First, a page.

The Joe Torre era in New York is over.
Explaining that it was “time for the New York Yankees to move forward,” team President Randy Levine announced in an Oct. 18 conference call Thursday that Torre had rejected a one-year deal with a base salary of $5 million to pilot the Yankees in 2008.
Under the terms of the offer the team says it made to him, Torre, who made a base salary of $7.5 million in 2007, would have received a $1 million bonus for each round of the playoffs he won in 2008, bringing the potential total of the deal to $8 million. Had the Yankees reached the World Series, an option for Torre to pilot New York in 2009 would have vested.
While the deal offered by the Yankees was large enough to be presented by the team as generous, they must have known it would be difficult for Torre to accept. To put it in context, it included a base pay cut of 33 percent, which is well beyond the maximum allowable pay cut of 20 percent for a major league player in arbitration. In addition, the extent to which Torre’s pay would have been incentive-based is virtually unprecedented, even for far less accomplished managers.
The ten-day process to determine Torre’s fate after the Yankees’ elimination in the first round of the playoffs this year was odd right until the end. On Thursday, Torre flew down to Tampa with team General Manager Brian Cashman and Chief Operating Officer Lonn Trost, leading to rampant speculation that an agreement was imminent. The three then flew back to New York that afternoon together, despite the failure to reach a deal.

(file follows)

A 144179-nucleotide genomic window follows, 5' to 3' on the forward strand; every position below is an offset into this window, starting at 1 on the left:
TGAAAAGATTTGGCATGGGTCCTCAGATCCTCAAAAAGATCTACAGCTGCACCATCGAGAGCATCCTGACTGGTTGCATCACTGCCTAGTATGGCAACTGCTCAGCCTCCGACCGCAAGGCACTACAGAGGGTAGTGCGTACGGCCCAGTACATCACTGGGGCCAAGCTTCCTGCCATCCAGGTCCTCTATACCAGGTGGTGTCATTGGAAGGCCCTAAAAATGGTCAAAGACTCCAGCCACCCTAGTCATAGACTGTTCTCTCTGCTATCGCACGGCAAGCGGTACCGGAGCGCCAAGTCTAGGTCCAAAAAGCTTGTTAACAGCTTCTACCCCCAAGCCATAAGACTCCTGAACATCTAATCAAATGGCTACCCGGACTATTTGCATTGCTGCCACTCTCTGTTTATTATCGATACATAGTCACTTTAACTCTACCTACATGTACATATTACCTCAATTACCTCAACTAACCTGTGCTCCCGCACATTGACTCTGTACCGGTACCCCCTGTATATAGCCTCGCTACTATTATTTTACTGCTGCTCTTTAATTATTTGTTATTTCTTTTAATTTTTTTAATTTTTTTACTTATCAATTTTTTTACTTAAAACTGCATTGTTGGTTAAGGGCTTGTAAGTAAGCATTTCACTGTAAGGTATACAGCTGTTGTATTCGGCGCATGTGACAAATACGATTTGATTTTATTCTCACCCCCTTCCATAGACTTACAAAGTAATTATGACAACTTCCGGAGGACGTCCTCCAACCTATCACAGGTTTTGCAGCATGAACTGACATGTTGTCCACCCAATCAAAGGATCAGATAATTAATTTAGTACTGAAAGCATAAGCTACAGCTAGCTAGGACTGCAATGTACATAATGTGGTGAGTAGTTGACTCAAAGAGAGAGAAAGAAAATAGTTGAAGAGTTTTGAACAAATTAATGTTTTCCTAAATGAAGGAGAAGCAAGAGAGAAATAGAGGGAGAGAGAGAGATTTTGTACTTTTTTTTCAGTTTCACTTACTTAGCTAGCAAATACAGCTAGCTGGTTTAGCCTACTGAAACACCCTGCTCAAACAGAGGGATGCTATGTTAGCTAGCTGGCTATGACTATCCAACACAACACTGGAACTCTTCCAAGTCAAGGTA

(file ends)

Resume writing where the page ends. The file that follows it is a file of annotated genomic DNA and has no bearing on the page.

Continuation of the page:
According to Cashman, the Yankees did not know what Torre’s decision would be as late as the morning of the meeting.
“Based on my conversations with him the last few days, he understood essentially the arena that we were in,” Cashman said during the conference call. “I asked him on the plane down, I asked him last night on the phone, where his mind was at. He honestly didn’t know.”
Ultimately, Torre did know that a one-year contract would put him, in all likelihood, in the same situation next October as this one—assuming management even kept him around to finish the season. He’s scheduled a 2 p.m. Friday news conference to address the situation.
Even if Torre never manages another game, he’s been one of the finest managers in baseball history. His 2,067 victories rank eighth among all managers all-time. Torre took the Yankees to the playoffs during all twelve of his seasons at the helm. The team won 90 games in 11 of those seasons, and took the American League East crown ten times. His 1,173-767 record with the Yankees, a .605 winning percentage, is a standard of excellence any successor would be hard-pressed to match.
That winning percentage improved to .613 in the postseason, but mostly on the back of his record from 1996-2000, a period that included four World Series titles in five years. The Yankees have won just four postseason games since losing to the Red Sox in the 2004 ALCS.
Speculation over Torre’s successor will be intense in the coming days. Two in-house candidates, bench coach Don Mattingly and former Marlins’ skipper and current YES announcer Joe Girardi, figure to get a shot, while fashionable outside names like Tony La Russa and even former Mets manager Bobby Valentine have also been floated.
Over the past week, the Steinbrenners took their time—excruciatingly–deciding the fate of the manager’s job. It’s fitting, somehow, that it was Torre who ended up making the call.
UPDATE: A live report from Torre’s news conference today is here.
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